The TecTecTec VPRO500S 2016 model looks the same as the VPRO500 in everything except the S in the name on the side. But the big difference is its ability to read slopes, or be tournament-legal with the press of a button. Since USGA rules don’t allow golfers to use a slope measuring device in tournament play, the 2016 model of the VPRO500S has the option to turn off this mode. This is an improvement over the 2015 model that had a slope function that could not be turned off.
If you want to lower your handicap and improve your game, take advantage of a rangefinder that can read slopes. Once you go slope, you won’t want to go back. I will explain why at the end of this review.
The next two holes gave the VPRO500S a workout. It accurately read the 3° rise on the first one, then showed me the 2° downhill slope on the next hole. It was simple to decide on my play once I saw the angle readout, the vertical height, and the true distance. I chose my 8-iron instead of my 9-iron because of the compensated distance, and ended up almost making a birdie.
The VPRO500S worked just as well as my Bushnell Tour X at gauging my play-as distance. And like my Tour X, I can take the 2016 VPPRO500S to a tournament to play because I can turn off the slope reading function.
Of course, there’s no obvious way to tell if you turned it off or not. It’s on the honor system. But you’re good for that, right?
The (few) downside to the VPRO500 and VPRO500S
I couldn’t find a serious con, but I’ll tell you two things I did notice. With 6x magnification, you need to hold the rangefinder steady to hit a small target when you scan past about 200 yards. Also, if I scan for a target against a dark background, it’s hard to read the black readout on the screen.
Another couple of specifications aren’t necessarily cons, but they are something to keep in mind if you’ve used a high-end rangefinder before. The VPRO500 and VPRO500S read distances between 5 and 540 yards. Under 5 yards and you won’t get an accurate reading. That’s right, you’re eyeballing that putt. Over 540 yards, same story. You can’t range farther than 540 yards at all like you can with the Bushnell Tour X.
While we’re discussing all these fine points, let’s dive into a few other items to wrap up this review.
The well-designed details of the VPRO500 and VPRO500S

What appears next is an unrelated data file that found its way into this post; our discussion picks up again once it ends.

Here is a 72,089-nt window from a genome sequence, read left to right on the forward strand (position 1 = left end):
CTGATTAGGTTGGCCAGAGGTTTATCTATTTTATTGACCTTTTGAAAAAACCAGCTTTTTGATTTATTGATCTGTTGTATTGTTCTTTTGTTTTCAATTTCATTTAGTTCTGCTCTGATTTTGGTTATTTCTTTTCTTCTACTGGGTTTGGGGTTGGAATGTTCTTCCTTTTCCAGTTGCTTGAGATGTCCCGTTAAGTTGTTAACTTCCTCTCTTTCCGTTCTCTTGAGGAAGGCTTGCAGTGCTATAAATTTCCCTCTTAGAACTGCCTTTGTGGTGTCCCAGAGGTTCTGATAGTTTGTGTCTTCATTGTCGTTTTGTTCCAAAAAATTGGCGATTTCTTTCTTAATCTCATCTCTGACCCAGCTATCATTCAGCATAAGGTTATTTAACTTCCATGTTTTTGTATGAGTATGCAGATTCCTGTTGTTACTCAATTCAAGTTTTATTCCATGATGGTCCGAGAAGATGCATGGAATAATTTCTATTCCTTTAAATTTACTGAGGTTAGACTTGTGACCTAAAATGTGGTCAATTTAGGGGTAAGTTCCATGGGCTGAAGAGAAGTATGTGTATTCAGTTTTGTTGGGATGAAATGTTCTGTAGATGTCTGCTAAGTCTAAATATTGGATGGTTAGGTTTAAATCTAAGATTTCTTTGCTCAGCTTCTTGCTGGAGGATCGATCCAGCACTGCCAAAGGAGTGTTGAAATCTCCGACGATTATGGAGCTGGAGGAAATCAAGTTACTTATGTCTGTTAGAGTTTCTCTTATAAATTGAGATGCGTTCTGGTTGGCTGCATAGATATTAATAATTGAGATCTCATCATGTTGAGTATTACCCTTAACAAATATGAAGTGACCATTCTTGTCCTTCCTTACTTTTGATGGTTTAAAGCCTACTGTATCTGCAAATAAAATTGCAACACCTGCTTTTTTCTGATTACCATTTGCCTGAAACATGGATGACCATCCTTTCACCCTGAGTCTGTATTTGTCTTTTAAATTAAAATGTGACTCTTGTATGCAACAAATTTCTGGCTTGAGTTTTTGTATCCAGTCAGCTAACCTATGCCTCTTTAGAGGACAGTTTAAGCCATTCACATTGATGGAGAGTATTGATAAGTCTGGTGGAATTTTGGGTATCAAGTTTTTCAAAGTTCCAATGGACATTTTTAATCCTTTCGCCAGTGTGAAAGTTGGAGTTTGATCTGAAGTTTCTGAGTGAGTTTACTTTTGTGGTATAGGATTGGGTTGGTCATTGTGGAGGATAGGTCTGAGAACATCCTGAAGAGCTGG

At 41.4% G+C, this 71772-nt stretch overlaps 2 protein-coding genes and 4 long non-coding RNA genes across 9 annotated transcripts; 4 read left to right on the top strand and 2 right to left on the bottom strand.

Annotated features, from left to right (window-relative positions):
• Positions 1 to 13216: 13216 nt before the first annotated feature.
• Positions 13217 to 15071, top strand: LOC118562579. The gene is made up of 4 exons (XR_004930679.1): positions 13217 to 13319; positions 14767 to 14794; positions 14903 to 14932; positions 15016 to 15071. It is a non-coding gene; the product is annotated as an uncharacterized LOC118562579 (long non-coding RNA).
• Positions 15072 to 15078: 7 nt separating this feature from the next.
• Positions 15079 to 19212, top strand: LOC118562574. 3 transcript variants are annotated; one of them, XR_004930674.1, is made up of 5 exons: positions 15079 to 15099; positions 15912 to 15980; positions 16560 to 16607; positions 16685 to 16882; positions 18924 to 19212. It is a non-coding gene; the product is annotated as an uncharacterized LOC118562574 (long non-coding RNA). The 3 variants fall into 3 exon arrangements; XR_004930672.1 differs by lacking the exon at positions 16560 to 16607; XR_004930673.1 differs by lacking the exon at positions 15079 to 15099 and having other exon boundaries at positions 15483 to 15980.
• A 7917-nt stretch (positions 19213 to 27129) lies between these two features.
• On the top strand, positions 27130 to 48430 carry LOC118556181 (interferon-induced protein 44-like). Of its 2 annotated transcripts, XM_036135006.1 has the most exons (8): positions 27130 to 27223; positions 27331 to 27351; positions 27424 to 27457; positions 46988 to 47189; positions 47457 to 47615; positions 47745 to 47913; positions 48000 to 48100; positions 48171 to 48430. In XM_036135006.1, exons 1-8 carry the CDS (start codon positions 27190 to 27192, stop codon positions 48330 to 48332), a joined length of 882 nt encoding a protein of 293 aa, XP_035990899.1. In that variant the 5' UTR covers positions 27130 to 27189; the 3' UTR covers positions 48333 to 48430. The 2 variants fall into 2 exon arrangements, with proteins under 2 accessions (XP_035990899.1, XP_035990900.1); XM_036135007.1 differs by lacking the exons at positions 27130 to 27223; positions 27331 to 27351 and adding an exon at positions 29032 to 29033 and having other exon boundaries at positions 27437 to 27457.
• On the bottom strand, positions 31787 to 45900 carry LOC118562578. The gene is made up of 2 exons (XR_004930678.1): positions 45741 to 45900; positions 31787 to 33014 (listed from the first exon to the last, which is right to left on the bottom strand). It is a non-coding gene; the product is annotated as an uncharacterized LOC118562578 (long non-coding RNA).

The VPRO500 has a few other well-thought out features that give it superior quality.
- The low battery indicator shows on-screen so you won’t get a surprise mid-round.
- It measures 4.09 x 2.83 x 1.61 inches and weigh 6.53 ounces, so it can fit in a pocket.
- The dust and water resistance is bound to come in handy.
- The carrying case has a strap, a belt loop, and a nub for a holster.
- It comes boxed with a CR2 battery and cleaning cloth so you’re ready to play right away.
I’m impressed with the VPRO500 and VPRO500S because they are accurate and easy to use but come with a reasonable price tag. I would make only one change to their design: I wish there were an option for changing the color of the on-screen information. That would make it easier to read when ranging objects against a darker background.
Golfers on a budget and those looking for their first rangefinder will get a good deal out of the VPRO500 or VPRO500S. They are a bargain for the advanced features they offer. In fact, if you want to upgrade from a cheap rangefinder with minimum features, these two models from TecTecTec would be a worthy investment.
Since the VPRO500S 2016 model reads slopes and is tournament-legal, I would recommend investing the small amount of extra cash to get that instead of the VPRO500 base model.
I hope you got the information you needed from this review of the two TecTecTec laser rangefinders. My goal is to help you find the best rangefinder to up your golf game.
If you’re not sure that the VPRO500 or VPRO500S are right for you, check back for the top 5 best golf rangefinders on our website, there are some other awesome options for you there.